During the waiting period I started thinking of contingency plans. I knew that it was a gamble to just wait around for an acceptance. I also needed to start working because whatever money I had saved from the factory was disappearing. It’s nearly impossible to get a professional job with an undergrad so I looked into Masters programs related to Econ. It was past the deadline for all masters applications. However, I took a chance and emailed the admissions committees of two programs. The Toronto program said tough luck, while the Western program indicated that a student had declined their offer so there was an open spot. I wrote my essays and gathered my transcripts in 24 hours and applied. Within a few days the director of the program scheduled an interview and I was accepted. In 2018 I started my Master of Financial Economics degree with the goal of starting a career in investment banking. I put the thought of medicine out of my mind for a while because I couldn’t apply until this degree was over and I wanted a solid plan B career in place. I networked with over 100 finance professionals (cold calls, emails, blind coffee chats in Toronto, networking events etc.) - little did I know all this talking to strangers would help down the road . I ultimately landed an internship at a global finance firm with their boutique investment banking team in the summer of 2019. In May 2019 I moved to Toronto for my internship. The hours were long and I spent that summer grinding to get a full time offer. In August I received a full time offer at the end of my internship and breathed a sigh of relief. Around this time, the idea of medicine started creeping back into my mind. I started to question whether investment banking was aligned with my values as a person. After some introspection I realized it would not offer me the personal fulfillment that I’ve been looking for. I sat down with my partner and explained to her that I wanted to give medicine another shot. She supported me completely. I was scheduled to start the final semester of my Masters degree in Sept so started on my Med application in August. I spent two months refining every aspect of my application (essays, ABS, picking good references etc.). I applied to Toronto, Western, Queens and Ottawa. In October my employment contract came in the mail and I asked for a March 2020 start date because I wanted to use the time between graduating from my masters and starting work to prepare for interviews (hopefully). I felt comfortable with my interviewing skills because of all the networking I did during my Masters and all of the finance interviews I had. However, I still spent a lot of time preparing because I didn’t want to leave anything to chance. I received one interview at Schulich and scheduled an early March interview date because I knew my workload would start to pick up if I delayed the process. I interviewed and felt okay about it all. Now the waiting began...luckily I had work to keep me distracted. As May 12 (decision day) grew closer I started picking apart every answer and felt nervous. Try not to do this. I woke up on May 12, 2020 to some fantastic new from Schulich and started to cry tears of joy with my partner. All of my hard work finally paid off. I am truly honoured and thrilled to be a part of the Schulich Med family.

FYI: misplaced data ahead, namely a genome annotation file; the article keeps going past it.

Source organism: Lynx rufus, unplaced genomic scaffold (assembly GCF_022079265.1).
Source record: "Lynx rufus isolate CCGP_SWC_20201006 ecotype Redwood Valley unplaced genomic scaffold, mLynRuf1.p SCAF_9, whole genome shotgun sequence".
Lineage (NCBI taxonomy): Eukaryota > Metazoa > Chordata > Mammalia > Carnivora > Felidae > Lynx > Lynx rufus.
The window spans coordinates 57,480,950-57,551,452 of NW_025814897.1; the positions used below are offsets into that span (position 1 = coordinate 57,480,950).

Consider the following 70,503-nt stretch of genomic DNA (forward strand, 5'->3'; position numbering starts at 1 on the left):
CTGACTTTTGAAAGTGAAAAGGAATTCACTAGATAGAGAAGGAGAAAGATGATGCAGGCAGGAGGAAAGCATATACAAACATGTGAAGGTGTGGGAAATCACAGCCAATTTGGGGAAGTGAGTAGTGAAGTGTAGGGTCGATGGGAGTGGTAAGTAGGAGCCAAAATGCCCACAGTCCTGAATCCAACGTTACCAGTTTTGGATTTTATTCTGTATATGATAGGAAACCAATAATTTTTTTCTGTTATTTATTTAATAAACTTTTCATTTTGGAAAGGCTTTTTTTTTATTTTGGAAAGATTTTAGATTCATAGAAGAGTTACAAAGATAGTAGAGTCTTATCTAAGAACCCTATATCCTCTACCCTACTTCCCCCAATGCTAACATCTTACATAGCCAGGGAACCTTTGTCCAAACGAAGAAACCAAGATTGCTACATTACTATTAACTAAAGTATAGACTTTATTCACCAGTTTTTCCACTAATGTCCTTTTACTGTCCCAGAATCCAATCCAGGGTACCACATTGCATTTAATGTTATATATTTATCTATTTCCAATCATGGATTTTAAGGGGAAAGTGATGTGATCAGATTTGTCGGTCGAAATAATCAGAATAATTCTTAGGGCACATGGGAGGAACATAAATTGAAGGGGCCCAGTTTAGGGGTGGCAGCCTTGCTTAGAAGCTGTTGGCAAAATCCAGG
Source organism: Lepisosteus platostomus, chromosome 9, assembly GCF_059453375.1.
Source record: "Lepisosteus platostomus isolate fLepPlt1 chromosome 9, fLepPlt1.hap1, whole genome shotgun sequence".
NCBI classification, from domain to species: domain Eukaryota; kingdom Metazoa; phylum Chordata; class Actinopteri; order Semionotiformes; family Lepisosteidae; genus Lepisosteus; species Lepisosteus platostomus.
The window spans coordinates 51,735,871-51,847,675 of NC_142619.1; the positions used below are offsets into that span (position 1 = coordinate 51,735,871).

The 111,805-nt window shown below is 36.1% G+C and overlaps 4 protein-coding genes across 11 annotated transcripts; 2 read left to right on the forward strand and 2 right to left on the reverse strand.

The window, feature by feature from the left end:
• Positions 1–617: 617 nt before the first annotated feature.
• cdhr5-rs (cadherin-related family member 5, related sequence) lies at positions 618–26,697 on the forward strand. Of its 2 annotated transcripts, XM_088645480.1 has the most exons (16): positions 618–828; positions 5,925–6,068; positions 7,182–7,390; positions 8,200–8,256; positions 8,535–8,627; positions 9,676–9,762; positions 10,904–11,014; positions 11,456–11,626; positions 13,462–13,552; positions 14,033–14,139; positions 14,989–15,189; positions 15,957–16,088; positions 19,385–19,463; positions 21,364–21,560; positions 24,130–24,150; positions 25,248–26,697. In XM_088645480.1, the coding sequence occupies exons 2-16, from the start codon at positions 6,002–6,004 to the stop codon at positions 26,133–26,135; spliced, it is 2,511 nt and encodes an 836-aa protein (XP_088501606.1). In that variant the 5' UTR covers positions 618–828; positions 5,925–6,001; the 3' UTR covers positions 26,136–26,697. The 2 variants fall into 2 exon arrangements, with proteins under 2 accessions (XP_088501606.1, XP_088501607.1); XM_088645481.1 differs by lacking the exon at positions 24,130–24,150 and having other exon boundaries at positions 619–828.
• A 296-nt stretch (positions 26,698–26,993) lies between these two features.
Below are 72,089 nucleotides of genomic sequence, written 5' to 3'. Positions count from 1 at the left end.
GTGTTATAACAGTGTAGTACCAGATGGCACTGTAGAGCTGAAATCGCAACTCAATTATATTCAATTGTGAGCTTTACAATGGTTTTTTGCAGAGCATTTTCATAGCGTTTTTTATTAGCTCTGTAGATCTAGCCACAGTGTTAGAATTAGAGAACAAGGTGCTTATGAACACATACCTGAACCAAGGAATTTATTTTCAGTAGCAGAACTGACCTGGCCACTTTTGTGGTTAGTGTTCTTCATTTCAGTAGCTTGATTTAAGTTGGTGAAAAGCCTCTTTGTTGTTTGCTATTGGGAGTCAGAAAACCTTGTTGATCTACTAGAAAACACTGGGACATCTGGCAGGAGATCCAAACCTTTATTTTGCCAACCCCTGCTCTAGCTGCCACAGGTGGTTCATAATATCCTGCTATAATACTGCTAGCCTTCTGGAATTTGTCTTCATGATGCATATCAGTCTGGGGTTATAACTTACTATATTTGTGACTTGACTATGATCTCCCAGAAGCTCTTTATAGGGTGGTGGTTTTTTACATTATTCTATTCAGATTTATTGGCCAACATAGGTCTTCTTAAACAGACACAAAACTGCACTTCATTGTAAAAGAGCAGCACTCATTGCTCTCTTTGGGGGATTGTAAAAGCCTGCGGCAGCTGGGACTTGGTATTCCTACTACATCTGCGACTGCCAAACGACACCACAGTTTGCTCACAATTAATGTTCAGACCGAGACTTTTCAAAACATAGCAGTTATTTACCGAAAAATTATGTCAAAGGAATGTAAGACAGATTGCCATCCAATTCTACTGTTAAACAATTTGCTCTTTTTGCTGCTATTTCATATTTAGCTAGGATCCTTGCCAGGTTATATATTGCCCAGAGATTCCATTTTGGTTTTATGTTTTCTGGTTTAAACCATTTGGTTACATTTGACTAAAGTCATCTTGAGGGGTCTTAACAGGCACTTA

PART IV - Takeaway
It took me 12 years to receive an acceptance to a Canadian medical school. That time consisted of 2 undergraduate degrees, 4 MCAT attempts a masters degree, working on Bay St. and 2 application cycles. There were a select few people in my corner and honestly I’m sure some of them lost faith in me. I remember being told to try for the Caribbean, Ireland, or Australia. I ignored their suggestions and chose to remain steadfast and believe in myself. By taking the harder path I grew a lot as an individual and was able to have some really cool experiences that I hope to draw from as I begin my journey as a medical student and beyond. Please never give up on your dream, the time it takes to accomplish something should not deter you from striving towards long term happiness and fulfillment.
Thanks for taking the time to read this. If you have any questions feel free to PM me